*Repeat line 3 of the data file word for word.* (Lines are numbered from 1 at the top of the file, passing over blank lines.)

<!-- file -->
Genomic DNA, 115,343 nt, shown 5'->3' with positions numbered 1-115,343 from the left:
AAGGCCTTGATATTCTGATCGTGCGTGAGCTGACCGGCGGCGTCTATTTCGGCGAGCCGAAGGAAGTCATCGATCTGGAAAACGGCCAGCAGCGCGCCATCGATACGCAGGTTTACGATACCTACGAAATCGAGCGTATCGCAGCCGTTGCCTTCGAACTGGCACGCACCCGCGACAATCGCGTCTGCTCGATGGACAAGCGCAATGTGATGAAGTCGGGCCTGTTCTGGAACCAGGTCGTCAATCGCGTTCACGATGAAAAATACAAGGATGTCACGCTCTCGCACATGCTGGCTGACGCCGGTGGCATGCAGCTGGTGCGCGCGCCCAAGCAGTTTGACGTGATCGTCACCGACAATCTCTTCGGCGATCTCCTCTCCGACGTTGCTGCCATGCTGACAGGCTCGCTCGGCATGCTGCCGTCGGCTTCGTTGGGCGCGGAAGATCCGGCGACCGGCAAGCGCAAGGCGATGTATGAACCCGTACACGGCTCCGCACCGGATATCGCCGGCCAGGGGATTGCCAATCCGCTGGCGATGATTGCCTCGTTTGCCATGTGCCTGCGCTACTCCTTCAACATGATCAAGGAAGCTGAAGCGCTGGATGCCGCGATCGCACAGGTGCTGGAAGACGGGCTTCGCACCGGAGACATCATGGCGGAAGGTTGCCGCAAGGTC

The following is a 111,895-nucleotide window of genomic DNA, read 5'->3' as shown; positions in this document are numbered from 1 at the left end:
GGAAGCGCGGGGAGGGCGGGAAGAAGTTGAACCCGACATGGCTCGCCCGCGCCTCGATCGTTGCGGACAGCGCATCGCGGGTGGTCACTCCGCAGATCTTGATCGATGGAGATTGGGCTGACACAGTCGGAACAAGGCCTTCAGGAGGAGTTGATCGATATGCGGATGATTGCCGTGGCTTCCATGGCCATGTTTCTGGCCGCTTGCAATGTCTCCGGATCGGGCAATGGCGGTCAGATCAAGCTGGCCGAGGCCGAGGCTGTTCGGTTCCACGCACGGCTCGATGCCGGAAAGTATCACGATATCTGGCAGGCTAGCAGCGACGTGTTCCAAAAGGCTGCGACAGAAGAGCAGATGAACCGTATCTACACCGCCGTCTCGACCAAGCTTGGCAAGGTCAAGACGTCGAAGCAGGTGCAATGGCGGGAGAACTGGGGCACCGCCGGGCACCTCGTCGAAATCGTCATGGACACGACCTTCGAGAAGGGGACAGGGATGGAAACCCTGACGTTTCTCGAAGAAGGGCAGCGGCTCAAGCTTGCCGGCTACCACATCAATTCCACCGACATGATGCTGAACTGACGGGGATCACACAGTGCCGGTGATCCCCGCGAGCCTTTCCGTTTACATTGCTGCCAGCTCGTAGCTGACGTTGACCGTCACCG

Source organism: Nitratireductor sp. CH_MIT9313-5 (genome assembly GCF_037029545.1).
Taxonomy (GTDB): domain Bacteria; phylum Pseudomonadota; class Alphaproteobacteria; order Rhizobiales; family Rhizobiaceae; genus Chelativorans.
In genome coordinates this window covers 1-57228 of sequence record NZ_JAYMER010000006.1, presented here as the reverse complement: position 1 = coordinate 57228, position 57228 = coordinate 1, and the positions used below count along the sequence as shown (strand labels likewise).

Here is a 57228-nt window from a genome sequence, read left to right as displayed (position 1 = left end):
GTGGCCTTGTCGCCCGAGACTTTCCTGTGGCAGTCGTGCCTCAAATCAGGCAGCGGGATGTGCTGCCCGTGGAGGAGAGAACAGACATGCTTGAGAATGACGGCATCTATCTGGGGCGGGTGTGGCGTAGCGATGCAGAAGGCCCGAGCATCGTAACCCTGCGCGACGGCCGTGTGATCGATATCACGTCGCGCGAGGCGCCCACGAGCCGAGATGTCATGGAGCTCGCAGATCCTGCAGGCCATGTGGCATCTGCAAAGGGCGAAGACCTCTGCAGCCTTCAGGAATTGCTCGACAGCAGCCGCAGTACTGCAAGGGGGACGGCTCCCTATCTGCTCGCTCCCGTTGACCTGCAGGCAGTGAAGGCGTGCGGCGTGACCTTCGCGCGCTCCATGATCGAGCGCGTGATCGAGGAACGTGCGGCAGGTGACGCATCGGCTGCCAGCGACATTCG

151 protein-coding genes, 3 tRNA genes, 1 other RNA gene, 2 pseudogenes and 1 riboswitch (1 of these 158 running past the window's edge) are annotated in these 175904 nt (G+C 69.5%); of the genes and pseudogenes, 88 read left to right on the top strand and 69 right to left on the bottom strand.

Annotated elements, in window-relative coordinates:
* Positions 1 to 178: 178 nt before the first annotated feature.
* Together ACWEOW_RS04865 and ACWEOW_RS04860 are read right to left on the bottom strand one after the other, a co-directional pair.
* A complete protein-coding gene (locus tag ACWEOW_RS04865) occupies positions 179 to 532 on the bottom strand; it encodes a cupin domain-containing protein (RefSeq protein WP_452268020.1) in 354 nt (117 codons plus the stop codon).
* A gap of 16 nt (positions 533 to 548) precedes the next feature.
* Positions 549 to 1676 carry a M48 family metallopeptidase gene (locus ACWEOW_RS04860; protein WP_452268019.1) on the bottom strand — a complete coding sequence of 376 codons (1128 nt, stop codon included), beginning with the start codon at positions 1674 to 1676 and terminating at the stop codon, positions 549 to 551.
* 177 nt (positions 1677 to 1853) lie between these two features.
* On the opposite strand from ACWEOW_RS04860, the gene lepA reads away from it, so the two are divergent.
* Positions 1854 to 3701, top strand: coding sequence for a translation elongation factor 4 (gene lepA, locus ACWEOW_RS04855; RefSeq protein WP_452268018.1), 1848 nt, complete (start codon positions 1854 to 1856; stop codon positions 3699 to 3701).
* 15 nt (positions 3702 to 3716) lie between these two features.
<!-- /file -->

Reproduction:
The following is a 111,895-nucleotide window of genomic DNA, read 5'->3' as shown; positions in this document are numbered from 1 at the left end: